Protesters for women's choice march through Wellington in 1973, the same year as the Roe v Wade decision in the US. Source: Evening Post Collection, EP/1973/4154/19A-F

Opinion: I’ve spent the last week or so feeling anxious. These are anxious times, but when a fundamental idea is flipped, even across the other side of the world, it’s hard not to look around and think, ‘could that happen here, too?’ and ‘who do I know who would support this?’

I’m talking, of course, about the overturning of Roe v Wade, the ruling that 50 years ago gave US women the rights over their own uteruses. To recap: on 24 June, the US Supreme Court issued Dobbs v Jackson, which meant that the right to abortion was not automatic, but now depended on which State a woman lived in. Effectively, it meant that women living in conservative states could not access a safe pregnancy termination, unless they had the means and connections to travel out-of-state.

I wondered about the physical reaction of my body on hearing this. Why was I feeling so on edge? After all, I’m nearly 50. No chance of me getting pregnant again. And New Zealand is so different politically – can you imagine our current Supreme Court making a similar ruling?

(In fact, the same week, the NZ Supreme Court issued a ruling that ‘Family First’, a conservative lobby group, could not claim charitable status because its actions – which included opposing free access to abortion – were ‘not fair, balanced or respectful, so its advocacy is not charitable.’)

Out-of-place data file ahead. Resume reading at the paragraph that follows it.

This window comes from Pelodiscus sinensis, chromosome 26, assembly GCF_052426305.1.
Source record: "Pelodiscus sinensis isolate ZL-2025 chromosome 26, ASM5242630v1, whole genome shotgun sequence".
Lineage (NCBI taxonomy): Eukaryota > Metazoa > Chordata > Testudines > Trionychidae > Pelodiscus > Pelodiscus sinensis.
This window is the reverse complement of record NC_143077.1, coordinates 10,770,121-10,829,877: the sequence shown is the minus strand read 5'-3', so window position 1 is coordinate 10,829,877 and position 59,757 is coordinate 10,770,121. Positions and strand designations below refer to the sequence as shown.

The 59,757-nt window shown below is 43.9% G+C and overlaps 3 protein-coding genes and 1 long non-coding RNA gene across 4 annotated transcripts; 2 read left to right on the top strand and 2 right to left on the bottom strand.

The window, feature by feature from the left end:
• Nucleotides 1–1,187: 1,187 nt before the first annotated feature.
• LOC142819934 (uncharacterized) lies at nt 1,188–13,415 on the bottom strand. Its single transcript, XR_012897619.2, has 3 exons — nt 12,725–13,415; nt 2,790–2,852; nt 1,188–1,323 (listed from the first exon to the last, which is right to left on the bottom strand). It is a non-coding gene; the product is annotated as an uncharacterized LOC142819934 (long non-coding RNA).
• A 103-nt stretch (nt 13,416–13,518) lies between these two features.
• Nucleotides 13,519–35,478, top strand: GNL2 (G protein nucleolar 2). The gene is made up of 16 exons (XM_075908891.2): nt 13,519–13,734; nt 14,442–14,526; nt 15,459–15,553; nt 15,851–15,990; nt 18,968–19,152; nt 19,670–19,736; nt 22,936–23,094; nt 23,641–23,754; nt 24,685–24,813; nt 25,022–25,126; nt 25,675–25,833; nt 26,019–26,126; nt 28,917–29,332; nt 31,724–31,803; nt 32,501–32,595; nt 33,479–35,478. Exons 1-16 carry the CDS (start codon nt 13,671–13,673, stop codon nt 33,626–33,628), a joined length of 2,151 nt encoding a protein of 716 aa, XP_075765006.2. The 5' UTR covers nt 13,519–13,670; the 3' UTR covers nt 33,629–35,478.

Naturally, our politicians were quick to assure us that no, of course it couldn’t happen here. Leader of the Opposition, Christopher ‘abortion is murder’ Luxon, posted “Roe v Wade is an issue for the American people who have a different set of constitutional arrangements than us.” He soon needed to add increasingly firm declarations about what he wouldn’t do if he got in power.

Unfortunately some of his MPs didn’t get the memo. Simon O’Connor’s “today was a good day!’ post, studded with fervent pink love hearts and ‘liked’ by fellow caucus members, was hardly reassuring. Neither was his“I took it down coz people reacted badly and not because the boss got worried’ non-apology.

The reactions around me weren’t reassuring either. There were plenty of the ‘oh, that’s too political to worry about’ (I guess the ending of Stranger Things is far more important then.) There was the good old Kiwi fallback, ‘eh, don’t worry, things’ll work out’. (That’s worked great for us so far on the climate change front). And then of course there was the ‘why would it worry you, it’s none of your business’.

Except, it IS my business. And it should be yours, too.

It’s about power, silly

Let’s cut through the crap. The overturning of Roe vs Wade is not about esoteric definitions of when life begins, or morality, or ‘religious freedom’ or the rights of States to make their own rules. That’s just the smoke and mirrors.

It’s about power. Specifically, who has the power to tell someone what to do with their body.